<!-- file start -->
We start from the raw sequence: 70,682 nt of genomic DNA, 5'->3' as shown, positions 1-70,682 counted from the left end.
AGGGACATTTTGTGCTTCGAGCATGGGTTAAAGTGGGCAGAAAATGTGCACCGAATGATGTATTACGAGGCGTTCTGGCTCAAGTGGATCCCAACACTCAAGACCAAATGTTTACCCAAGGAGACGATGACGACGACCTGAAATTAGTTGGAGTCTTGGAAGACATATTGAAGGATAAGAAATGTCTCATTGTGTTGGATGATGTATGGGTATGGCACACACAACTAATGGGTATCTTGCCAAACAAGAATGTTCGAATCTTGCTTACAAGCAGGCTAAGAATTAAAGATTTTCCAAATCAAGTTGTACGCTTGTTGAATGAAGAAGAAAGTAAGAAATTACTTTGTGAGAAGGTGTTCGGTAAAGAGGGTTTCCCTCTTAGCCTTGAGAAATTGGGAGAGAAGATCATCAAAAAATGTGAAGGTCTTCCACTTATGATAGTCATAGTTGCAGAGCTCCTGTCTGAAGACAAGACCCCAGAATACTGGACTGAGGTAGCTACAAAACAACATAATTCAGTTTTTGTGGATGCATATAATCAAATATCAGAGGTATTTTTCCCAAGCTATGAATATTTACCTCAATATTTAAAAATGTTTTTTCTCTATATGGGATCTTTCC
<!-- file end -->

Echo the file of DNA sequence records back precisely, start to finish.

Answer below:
We start from the raw sequence: 70,682 nt of genomic DNA, 5'->3' as shown, positions 1-70,682 counted from the left end.
AGGGACATTTTGTGCTTCGAGCATGGGTTAAAGTGGGCAGAAAATGTGCACCGAATGATGTATTACGAGGCGTTCTGGCTCAAGTGGATCCCAACACTCAAGACCAAATGTTTACCCAAGGAGACGATGACGACGACCTGAAATTAGTTGGAGTCTTGGAAGACATATTGAAGGATAAGAAATGTCTCATTGTGTTGGATGATGTATGGGTATGGCACACACAACTAATGGGTATCTTGCCAAACAAGAATGTTCGAATCTTGCTTACAAGCAGGCTAAGAATTAAAGATTTTCCAAATCAAGTTGTACGCTTGTTGAATGAAGAAGAAAGTAAGAAATTACTTTGTGAGAAGGTGTTCGGTAAAGAGGGTTTCCCTCTTAGCCTTGAGAAATTGGGAGAGAAGATCATCAAAAAATGTGAAGGTCTTCCACTTATGATAGTCATAGTTGCAGAGCTCCTGTCTGAAGACAAGACCCCAGAATACTGGACTGAGGTAGCTACAAAACAACATAATTCAGTTTTTGTGGATGCATATAATCAAATATCAGAGGTATTTTTCCCAAGCTATGAATATTTACCTCAATATTTAAAAATGTTTTTTCTCTATATGGGATCTTTCC